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April 2009

Turkey domestication in VEP model

Please note that this content is not current. It is being maintained for historical purposes.

Kyle Bocinsky, a first-year graduate student working as a research assistant to Tim Kohler, has been busy building turkey use into the VEP simulation. Modeling turkey has two components: first, Kyle is generating wild turkey on the landscape, using diffusion algorithms congruent with those already in place for deer. Turkey have a different preferred browse than deer, rabbit, or hare, and will hypothetically choose to exist in different habitats than the other fauna. This component should be completed in early May.

The second component is generating a mechanism by which agents in the simulation may choose to keep and breed turkey (i.e., turkey domes–tication). A first step of generating this module—an in-depth look at costs and payoffs associated with keeping turkey—was completed by Kyle in Fall 2008. The next phase consists of exploring how to model the transmission and adoption domestication practices. This may be done in two primary ways: either agents are always aware of domestication as a strategy, with costs and payoffs, and simply choose that strategy once other strategies prove less effective, or domestication practices (and knowledge) spreads through populations via a transmission algorithm, such as Kobti and Reynold's Cultural Algorithms, which are already implemented in other parts of the model. The use of these for directing the transmission of domestication practices is currently under investigation.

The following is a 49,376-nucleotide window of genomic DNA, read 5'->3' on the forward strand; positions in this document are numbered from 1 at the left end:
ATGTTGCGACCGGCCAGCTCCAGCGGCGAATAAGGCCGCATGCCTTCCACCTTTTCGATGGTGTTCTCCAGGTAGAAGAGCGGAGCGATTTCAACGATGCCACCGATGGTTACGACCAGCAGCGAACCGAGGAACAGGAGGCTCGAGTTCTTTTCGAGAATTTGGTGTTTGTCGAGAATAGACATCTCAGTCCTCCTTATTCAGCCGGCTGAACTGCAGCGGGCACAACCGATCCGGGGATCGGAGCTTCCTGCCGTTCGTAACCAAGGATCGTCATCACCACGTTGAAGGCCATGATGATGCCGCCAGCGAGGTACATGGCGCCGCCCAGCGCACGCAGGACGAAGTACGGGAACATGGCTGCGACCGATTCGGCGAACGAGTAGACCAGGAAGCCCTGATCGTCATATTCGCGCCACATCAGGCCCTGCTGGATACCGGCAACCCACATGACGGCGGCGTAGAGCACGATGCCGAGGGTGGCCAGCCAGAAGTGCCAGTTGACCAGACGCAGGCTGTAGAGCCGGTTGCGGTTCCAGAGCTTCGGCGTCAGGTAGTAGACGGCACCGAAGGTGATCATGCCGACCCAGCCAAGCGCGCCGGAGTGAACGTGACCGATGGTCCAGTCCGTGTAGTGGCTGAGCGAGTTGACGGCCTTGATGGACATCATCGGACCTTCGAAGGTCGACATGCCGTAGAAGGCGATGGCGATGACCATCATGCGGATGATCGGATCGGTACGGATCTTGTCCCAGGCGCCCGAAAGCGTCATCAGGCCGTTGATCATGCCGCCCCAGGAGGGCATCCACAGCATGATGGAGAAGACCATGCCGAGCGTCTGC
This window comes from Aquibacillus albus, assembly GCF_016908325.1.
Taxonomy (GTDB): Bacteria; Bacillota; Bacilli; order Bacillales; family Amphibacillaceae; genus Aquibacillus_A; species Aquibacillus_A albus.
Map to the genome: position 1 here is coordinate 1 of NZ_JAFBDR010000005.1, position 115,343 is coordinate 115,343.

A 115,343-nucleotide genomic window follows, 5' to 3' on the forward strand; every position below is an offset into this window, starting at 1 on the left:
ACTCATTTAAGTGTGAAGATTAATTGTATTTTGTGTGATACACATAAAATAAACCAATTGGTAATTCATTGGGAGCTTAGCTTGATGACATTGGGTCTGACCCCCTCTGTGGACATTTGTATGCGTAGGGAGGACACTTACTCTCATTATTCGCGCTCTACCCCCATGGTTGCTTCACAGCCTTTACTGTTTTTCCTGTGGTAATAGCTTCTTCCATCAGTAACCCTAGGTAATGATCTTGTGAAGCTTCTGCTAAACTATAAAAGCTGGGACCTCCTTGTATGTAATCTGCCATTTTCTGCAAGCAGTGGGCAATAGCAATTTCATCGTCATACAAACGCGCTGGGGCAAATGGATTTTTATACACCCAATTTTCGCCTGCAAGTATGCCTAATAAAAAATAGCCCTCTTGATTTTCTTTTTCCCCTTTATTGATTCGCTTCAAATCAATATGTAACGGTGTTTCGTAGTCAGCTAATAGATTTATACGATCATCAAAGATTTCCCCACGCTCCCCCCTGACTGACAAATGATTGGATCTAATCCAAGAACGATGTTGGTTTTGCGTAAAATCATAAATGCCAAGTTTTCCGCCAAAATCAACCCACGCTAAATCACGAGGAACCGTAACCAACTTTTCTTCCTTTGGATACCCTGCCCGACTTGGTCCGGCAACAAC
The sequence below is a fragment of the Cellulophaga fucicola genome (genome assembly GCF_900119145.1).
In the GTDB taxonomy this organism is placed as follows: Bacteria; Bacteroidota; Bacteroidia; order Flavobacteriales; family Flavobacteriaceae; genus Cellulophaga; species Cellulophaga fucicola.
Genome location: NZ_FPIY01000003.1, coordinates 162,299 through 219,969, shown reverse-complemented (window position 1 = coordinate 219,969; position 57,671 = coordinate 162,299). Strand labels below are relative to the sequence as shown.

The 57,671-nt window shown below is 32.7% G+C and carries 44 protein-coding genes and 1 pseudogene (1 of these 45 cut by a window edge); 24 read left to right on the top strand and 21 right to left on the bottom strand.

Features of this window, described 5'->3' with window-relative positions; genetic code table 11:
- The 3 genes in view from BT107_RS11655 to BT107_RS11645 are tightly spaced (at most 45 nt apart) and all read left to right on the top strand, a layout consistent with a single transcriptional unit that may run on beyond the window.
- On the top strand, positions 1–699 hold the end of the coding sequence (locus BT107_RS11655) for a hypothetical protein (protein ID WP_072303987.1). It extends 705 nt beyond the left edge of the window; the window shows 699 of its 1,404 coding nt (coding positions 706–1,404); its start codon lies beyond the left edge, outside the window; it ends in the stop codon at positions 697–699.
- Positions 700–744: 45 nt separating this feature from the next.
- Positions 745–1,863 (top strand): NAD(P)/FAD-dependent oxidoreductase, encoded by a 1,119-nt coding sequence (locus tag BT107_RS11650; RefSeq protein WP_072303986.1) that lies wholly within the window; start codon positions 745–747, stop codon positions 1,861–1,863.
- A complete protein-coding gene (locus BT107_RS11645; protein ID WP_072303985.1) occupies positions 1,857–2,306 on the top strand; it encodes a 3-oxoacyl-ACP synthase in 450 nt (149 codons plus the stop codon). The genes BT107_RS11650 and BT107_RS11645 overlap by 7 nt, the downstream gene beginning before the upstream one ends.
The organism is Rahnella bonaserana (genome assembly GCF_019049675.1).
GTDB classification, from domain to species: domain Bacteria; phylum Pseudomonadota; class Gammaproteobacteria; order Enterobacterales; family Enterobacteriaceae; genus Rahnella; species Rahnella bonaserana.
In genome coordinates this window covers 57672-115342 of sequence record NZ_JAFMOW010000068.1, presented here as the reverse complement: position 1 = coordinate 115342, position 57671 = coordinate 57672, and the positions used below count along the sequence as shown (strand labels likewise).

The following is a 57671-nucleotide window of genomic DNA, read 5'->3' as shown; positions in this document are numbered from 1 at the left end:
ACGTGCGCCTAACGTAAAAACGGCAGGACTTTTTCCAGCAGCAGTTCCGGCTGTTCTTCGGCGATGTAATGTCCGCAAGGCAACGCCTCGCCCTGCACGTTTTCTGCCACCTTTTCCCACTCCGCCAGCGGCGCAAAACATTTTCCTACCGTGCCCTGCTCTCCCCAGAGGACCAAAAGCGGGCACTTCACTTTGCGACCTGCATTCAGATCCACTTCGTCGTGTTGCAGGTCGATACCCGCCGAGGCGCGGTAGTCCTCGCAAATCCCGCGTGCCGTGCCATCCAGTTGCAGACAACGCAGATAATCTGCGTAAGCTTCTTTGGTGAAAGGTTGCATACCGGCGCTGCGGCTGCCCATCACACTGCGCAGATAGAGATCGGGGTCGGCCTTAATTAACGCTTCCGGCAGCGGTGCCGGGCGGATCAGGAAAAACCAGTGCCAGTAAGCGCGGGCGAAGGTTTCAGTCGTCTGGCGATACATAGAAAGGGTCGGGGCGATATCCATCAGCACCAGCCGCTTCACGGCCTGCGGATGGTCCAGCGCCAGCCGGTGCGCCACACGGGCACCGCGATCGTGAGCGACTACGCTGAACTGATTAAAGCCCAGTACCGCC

Of course, the mechanisms for spread of turkey domestication practices are hardly understood in the Southwest, and the VEP stands to make great contributions in this regard.  Perhaps both transmission and adoption mechanisms will be modeled; these could be toggled as a parameter, thus allowing VEP researchers to explore whether one matches evidence of turkey domestication practices in the archaeological records with more fidelity.

Kyle is also in the tedious process of documenting the v2.8 VEP simulation codebase, and preparing it for public release, as well as reassessing hunting in v2.8 for the forthcoming VEP I final report.

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